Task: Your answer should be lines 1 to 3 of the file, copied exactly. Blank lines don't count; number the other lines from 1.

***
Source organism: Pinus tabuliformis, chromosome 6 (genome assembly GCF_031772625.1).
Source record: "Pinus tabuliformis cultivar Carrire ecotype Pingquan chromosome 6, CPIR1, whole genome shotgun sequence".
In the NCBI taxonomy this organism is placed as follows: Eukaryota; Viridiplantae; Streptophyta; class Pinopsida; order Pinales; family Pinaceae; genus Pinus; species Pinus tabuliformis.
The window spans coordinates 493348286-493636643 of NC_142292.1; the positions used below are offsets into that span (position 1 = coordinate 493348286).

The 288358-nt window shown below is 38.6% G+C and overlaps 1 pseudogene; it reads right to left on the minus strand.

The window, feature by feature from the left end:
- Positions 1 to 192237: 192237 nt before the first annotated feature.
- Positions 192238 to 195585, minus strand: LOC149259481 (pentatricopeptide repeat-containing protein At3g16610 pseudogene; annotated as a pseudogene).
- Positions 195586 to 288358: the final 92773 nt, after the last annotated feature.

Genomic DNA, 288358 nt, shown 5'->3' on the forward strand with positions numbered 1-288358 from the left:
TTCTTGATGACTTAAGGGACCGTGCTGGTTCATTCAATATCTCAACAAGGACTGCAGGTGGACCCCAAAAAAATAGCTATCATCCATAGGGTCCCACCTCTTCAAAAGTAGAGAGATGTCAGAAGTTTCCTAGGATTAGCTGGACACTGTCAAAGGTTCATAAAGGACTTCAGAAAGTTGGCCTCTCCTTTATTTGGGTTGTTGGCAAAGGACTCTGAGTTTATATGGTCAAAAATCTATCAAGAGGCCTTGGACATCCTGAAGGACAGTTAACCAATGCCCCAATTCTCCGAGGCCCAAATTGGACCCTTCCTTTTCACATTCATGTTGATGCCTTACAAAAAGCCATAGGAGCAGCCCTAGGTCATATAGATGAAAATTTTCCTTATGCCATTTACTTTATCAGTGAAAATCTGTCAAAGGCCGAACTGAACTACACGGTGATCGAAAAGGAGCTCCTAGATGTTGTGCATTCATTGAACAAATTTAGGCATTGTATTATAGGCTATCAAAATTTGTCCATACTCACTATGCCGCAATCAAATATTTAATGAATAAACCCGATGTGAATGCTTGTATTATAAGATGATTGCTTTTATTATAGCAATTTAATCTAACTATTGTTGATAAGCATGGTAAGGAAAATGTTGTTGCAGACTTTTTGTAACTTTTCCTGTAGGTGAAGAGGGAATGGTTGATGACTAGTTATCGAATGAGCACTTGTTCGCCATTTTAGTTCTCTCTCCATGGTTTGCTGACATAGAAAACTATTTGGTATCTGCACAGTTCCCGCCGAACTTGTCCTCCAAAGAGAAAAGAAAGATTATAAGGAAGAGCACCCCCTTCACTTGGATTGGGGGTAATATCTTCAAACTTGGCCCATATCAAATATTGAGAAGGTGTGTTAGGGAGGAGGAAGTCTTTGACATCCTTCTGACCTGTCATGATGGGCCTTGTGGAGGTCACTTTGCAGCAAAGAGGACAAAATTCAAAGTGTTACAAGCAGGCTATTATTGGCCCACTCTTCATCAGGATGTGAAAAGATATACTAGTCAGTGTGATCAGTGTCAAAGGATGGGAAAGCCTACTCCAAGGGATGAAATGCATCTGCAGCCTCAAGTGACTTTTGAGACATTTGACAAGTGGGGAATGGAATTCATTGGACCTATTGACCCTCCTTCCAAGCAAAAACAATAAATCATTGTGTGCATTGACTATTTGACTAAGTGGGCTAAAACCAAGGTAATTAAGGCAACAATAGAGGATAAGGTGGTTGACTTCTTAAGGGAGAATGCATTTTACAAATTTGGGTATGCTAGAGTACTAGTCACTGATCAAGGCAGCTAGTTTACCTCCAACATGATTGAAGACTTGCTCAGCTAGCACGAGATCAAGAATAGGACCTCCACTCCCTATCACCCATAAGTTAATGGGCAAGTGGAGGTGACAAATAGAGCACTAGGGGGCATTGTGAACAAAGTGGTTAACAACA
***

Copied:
Source organism: Pinus tabuliformis, chromosome 6 (genome assembly GCF_031772625.1).
Source record: "Pinus tabuliformis cultivar Carrire ecotype Pingquan chromosome 6, CPIR1, whole genome shotgun sequence".
In the NCBI taxonomy this organism is placed as follows: Eukaryota; Viridiplantae; Streptophyta; class Pinopsida; order Pinales; family Pinaceae; genus Pinus; species Pinus tabuliformis.